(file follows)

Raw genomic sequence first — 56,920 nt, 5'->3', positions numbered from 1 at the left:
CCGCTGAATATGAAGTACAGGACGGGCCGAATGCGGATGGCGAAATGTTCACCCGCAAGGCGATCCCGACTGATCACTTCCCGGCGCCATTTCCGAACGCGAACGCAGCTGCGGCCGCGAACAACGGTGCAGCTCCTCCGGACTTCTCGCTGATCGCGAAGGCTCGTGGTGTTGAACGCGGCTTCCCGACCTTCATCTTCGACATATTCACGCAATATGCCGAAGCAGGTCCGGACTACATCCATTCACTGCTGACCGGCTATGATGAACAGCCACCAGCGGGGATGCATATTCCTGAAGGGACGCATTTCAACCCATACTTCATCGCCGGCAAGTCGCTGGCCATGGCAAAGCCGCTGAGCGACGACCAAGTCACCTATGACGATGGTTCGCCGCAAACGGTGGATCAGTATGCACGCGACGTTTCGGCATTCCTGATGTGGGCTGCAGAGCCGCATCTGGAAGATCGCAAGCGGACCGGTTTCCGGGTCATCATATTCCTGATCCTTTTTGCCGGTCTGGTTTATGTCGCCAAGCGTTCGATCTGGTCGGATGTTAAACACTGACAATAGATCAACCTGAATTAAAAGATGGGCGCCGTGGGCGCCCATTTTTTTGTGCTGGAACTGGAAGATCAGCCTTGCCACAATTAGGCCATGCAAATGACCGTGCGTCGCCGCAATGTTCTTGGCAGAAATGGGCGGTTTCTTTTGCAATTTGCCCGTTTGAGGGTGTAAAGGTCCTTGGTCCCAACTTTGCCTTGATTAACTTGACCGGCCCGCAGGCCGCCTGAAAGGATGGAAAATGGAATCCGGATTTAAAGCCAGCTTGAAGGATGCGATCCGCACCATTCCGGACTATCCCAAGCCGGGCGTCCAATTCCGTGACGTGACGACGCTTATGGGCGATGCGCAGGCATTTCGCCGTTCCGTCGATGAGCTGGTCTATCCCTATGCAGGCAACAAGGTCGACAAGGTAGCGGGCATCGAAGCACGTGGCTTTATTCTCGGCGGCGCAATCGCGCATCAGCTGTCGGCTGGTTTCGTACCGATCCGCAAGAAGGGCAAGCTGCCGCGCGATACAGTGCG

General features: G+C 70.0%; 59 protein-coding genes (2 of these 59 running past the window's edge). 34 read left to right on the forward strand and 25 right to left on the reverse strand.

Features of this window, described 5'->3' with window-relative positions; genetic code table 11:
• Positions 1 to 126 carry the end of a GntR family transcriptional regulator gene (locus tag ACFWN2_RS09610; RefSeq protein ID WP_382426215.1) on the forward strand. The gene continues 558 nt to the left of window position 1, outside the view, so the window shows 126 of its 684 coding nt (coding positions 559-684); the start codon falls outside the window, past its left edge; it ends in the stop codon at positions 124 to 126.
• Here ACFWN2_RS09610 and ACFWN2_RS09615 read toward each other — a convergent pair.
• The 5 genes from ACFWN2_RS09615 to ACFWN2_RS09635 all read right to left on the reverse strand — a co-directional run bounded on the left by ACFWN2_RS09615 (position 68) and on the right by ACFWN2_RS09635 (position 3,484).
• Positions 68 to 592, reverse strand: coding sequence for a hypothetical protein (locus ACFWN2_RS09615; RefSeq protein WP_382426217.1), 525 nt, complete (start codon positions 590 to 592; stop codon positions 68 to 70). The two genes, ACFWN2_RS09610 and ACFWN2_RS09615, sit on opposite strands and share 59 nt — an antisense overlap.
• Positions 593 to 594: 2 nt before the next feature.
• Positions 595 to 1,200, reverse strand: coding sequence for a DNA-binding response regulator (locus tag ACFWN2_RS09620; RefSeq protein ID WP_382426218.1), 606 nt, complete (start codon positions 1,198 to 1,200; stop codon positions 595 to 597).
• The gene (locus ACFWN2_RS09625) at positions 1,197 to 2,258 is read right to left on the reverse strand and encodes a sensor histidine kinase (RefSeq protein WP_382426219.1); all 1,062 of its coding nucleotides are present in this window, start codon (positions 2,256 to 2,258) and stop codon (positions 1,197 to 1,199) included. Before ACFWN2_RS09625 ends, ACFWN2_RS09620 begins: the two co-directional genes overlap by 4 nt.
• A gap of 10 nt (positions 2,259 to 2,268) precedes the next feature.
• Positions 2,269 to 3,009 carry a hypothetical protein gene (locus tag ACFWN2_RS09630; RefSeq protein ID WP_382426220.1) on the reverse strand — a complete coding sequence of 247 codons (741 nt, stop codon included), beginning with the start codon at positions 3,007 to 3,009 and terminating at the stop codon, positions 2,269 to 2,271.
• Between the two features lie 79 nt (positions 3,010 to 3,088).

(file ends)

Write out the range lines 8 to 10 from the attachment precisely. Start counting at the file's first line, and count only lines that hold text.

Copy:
• Positions 68 to 592, reverse strand: coding sequence for a hypothetical protein (locus ACFWN2_RS09615; RefSeq protein WP_382426217.1), 525 nt, complete (start codon positions 590 to 592; stop codon positions 68 to 70). The two genes, ACFWN2_RS09610 and ACFWN2_RS09615, sit on opposite strands and share 59 nt — an antisense overlap.
• Positions 593 to 594: 2 nt before the next feature.
• Positions 595 to 1,200, reverse strand: coding sequence for a DNA-binding response regulator (locus tag ACFWN2_RS09620; RefSeq protein ID WP_382426218.1), 606 nt, complete (start codon positions 1,198 to 1,200; stop codon positions 595 to 597).